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Food Safety Culture : Creating a Behavior-Based Food Safety Management System
by Frank Yiannas




Overview -

Food safety awareness is at an all time high, new and emerging threats to the food supply are being recognized, and consumers are eating more and more meals prepared outside of the home. Accordingly, retail and foodservice establishments, as well as food producers at all levels of the food production chain, have a growing responsibility to ensure that proper food safety and sanitation practices are followed, thereby, safeguarding the health of their guests and customers.

Achieving food safety success in this changing environment requires going beyond traditional training, testing, and inspectional approaches to managing risks. It requires a better understanding of organizational culture and the human dimensions of food safety. To improve the food safety performance of a retail or foodservice establishment, an organization with thousands of employees, or a local community, you must change the way people do things. You must change their behavior. In fact, simply put, food safety equals behavior. When viewed from these lenses, one of the most common contributing causes of food borne disease is unsafe behavior (such as improper hand washing, cross-contamination, or undercooking food). Thus, to improve food safety, we need to better integrate food science with behavioral science and use a systems-based approach to managing food safety risk.

The importance of organizational culture, human behavior, and systems thinking is well documented in the occupational safety and health fields. However, significant contributions to the scientific literature on these topics are noticeably absent in the field of food safety.

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More About Food Safety Culture by Frank Yiannas

 
 
 

Overview

Food safety awareness is at an all time high, new and emerging threats to the food supply are being recognized, and consumers are eating more and more meals prepared outside of the home. Accordingly, retail and foodservice establishments, as well as food producers at all levels of the food production chain, have a growing responsibility to ensure that proper food safety and sanitation practices are followed, thereby, safeguarding the health of their guests and customers.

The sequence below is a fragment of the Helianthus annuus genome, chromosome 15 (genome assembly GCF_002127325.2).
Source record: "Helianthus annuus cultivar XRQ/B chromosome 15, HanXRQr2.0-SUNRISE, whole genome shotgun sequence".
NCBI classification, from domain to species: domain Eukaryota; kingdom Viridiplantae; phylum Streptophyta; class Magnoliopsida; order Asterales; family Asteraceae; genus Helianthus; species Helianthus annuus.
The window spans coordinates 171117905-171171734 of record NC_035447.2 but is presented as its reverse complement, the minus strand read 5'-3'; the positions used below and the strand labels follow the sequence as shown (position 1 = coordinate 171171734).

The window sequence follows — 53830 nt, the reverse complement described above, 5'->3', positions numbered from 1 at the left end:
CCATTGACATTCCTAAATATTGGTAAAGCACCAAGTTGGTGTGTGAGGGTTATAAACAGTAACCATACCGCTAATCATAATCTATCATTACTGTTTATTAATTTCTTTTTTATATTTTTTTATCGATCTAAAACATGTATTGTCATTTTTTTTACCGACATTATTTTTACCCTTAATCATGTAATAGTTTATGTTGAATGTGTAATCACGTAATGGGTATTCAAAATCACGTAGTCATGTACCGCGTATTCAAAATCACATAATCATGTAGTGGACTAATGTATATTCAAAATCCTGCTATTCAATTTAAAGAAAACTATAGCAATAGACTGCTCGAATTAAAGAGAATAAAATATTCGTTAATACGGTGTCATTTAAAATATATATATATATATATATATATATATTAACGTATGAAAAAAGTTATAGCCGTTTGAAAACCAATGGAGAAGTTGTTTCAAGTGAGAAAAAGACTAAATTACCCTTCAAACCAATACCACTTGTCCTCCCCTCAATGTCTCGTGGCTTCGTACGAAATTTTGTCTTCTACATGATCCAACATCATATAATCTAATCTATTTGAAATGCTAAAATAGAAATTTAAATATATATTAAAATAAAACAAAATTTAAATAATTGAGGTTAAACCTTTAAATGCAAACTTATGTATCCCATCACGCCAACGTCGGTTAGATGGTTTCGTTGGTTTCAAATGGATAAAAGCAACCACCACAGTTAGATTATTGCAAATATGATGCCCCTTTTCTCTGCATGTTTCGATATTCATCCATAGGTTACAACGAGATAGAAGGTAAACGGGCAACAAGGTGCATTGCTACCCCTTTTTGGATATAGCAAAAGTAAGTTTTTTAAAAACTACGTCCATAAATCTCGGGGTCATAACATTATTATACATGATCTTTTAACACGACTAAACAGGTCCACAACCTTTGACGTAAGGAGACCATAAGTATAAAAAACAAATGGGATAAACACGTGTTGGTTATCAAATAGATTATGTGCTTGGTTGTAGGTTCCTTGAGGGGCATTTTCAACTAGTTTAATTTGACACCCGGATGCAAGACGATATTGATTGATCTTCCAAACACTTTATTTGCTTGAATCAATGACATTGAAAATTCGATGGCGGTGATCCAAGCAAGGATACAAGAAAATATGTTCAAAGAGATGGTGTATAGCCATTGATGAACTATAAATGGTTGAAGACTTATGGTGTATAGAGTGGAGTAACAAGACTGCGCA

Achieving food safety success in this changing environment requires going beyond traditional training, testing, and inspectional approaches to managing risks. It requires a better understanding of organizational culture and the human dimensions of food safety. To improve the food safety performance of a retail or foodservice establishment, an organization with thousands of employees, or a local community, you must change the way people do things. You must change their behavior. In fact, simply put, food safety equals behavior. When viewed from these lenses, one of the most common contributing causes of food borne disease is unsafe behavior (such as improper hand washing, cross-contamination, or undercooking food). Thus, to improve food safety, we need to better integrate food science with behavioral science and use a systems-based approach to managing food safety risk.

The importance of organizational culture, human behavior, and systems thinking is well documented in the occupational safety and health fields. However, significant contributions to the scientific literature on these topics are noticeably absent in the field of food safety.



This item is Non-Returnable.

 

Details

  • ISBN-13: 9781441925008
  • ISBN-10: 1441925007
  • Publisher: Springer
  • Publish Date: December 2010
  • Page Count: 96
  • Dimensions: 8.9 x 6 x 0.3 inches
  • Shipping Weight: 0.3 pounds

Series: Food Microbiology and Food Safety

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